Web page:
Romaine Lettuce - Gross: 250g | Net: 150g
Romaine lettuce is medium to large with an elongated shape and stiff, upright leaves. The thick heads are loosely connected to a central blanched base and the leaves, averaging 10-15 centimeters in length, are broad with many folds and creases. The outer leaves are dark green with a prominent white central rib, and as the leaves grow smaller in the center, they become paler in color almost fading to white.
Romaine lettuce is crisp, succulent, and crunchy with a mild, slightly bitter taste.
Romaine lettuce an excellent source of dietary fiber, vitamins A, C, and K, thiamin, folate, iron, potassium, and manganese. It is also a good source of riboflavin, vitamin B6, calcium, magnesium, phosphorus, and copper.
How to Use
Romaine lettuce is best suited for both raw and cooked applications such as braising, grilling, and lightly boiling. The leaves can be used fresh and torn for salads, or they can be used as a dipping vessel for sauces, dips, and fillings. They can also be layered on sandwiches, burgers, and in wraps for added crunch. In addition to fresh preparations, Romaine lettuce can withstand high heat which makes it suitable for grilling, braising with cooked vegetables and meat, adding to soups, and chopping and mixing into stir- fries. Romaine lettuce pairs well with bulgur wheat, parsley, garlic, chives, tomatoes, roasted red pepper, citrus, avocado, apples, pears, black olives, capers, grilled steak, poultry, bacon, tuna, smoked fish, feta cheese, blue cheese, parmesan cheese, and hummus.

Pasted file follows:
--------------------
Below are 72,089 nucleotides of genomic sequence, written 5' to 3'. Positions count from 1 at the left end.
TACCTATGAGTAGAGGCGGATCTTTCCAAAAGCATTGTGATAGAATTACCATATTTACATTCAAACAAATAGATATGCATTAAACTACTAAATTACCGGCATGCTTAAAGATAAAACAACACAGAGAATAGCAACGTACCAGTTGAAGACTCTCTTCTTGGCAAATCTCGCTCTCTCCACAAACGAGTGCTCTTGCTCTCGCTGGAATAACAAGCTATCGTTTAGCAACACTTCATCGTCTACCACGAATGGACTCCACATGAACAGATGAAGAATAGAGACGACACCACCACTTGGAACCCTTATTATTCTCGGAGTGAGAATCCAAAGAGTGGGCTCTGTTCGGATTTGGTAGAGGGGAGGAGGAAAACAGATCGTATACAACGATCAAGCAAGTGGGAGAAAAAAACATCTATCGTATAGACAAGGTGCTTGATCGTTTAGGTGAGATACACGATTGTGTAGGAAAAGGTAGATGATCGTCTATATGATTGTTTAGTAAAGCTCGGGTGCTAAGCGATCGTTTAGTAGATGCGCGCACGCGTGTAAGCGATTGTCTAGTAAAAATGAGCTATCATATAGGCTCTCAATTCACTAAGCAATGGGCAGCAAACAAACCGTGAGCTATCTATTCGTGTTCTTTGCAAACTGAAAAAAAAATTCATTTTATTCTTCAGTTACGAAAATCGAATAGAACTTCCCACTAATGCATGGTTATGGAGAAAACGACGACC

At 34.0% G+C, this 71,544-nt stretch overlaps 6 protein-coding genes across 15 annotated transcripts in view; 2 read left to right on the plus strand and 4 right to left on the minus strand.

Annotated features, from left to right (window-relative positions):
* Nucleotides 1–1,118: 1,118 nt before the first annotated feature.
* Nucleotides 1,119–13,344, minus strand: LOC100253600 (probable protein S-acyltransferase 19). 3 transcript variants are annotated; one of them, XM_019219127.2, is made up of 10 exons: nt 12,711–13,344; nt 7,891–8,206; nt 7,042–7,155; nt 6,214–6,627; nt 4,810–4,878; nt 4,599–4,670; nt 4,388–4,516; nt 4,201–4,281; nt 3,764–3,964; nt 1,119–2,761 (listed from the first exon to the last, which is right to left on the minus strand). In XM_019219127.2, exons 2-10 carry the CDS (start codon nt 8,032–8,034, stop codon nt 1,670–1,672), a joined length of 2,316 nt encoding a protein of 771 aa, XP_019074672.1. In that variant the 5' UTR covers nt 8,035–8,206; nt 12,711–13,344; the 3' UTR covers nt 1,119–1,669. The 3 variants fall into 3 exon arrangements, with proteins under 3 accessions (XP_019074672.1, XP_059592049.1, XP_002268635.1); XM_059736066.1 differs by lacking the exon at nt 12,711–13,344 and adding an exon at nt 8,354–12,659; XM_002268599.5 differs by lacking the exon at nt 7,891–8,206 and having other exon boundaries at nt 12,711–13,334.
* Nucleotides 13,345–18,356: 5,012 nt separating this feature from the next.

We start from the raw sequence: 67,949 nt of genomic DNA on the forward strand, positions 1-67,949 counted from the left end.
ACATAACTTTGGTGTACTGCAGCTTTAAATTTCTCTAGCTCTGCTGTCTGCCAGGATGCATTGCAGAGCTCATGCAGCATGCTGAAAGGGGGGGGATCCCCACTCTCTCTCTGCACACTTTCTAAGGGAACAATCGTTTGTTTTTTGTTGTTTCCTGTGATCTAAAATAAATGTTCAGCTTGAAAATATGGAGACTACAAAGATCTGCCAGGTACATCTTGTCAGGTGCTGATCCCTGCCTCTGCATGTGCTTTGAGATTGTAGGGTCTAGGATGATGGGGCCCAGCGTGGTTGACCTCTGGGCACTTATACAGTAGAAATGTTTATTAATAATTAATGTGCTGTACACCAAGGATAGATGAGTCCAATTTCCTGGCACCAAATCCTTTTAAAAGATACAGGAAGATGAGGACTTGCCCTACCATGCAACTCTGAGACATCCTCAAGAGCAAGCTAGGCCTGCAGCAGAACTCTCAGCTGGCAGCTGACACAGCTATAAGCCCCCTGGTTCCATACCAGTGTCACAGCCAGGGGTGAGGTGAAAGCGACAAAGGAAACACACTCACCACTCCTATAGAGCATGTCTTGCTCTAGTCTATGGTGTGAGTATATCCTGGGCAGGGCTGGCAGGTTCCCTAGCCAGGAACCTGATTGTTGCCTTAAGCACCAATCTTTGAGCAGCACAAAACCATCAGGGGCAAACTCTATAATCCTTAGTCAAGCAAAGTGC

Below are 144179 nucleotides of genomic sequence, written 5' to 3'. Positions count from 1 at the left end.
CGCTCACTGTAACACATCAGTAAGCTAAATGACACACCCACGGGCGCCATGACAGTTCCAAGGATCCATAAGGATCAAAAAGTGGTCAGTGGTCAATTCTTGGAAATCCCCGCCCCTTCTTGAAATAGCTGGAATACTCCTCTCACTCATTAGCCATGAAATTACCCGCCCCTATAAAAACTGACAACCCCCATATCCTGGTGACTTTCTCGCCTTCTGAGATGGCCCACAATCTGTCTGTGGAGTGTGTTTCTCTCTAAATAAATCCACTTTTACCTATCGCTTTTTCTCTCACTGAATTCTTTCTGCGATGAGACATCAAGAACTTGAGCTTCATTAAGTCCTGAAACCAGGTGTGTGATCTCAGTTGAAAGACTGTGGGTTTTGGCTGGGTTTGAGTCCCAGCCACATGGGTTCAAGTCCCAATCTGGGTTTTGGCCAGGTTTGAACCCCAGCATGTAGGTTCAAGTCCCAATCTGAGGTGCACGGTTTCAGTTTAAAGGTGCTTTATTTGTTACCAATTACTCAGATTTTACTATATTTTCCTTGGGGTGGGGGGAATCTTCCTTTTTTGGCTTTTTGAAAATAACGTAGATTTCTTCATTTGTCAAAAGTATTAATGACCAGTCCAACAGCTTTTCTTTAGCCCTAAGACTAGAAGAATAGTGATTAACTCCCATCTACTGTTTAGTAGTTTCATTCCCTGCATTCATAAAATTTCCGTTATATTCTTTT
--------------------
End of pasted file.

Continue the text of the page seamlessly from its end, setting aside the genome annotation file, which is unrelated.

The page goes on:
How to Store
The leaves will keep up to one week when wrapped in paper towels to absorb excess moisture and stored in the crisper drawer of the refrigerator.
Originally considered a weed in the Mediterranean, Romaine lettuce is documented as being one of the oldest known cultivated varieties, having been grown for at least 5,000 years. Romaine lettuce has been used in cultures all over the world in both culinary and medicinal applications. In Egypt, there are ancient paintings on tomb walls that depict lettuce with pointed, elongated leaves and many experts believe it is a variety of Romaine. The lettuce was also served to Persian kings and used as an edible spoon for dips and spreads like tabbouleh in Syria. In addition to culinary use, in Rome, the milky liquid produced from the outer leaves was believed to have restorative properties and was used by many ancient healers to reduce symptoms of diseases and illness. Today Romaine is still a widely used variety and is most well-known for its use in the Caesar salad.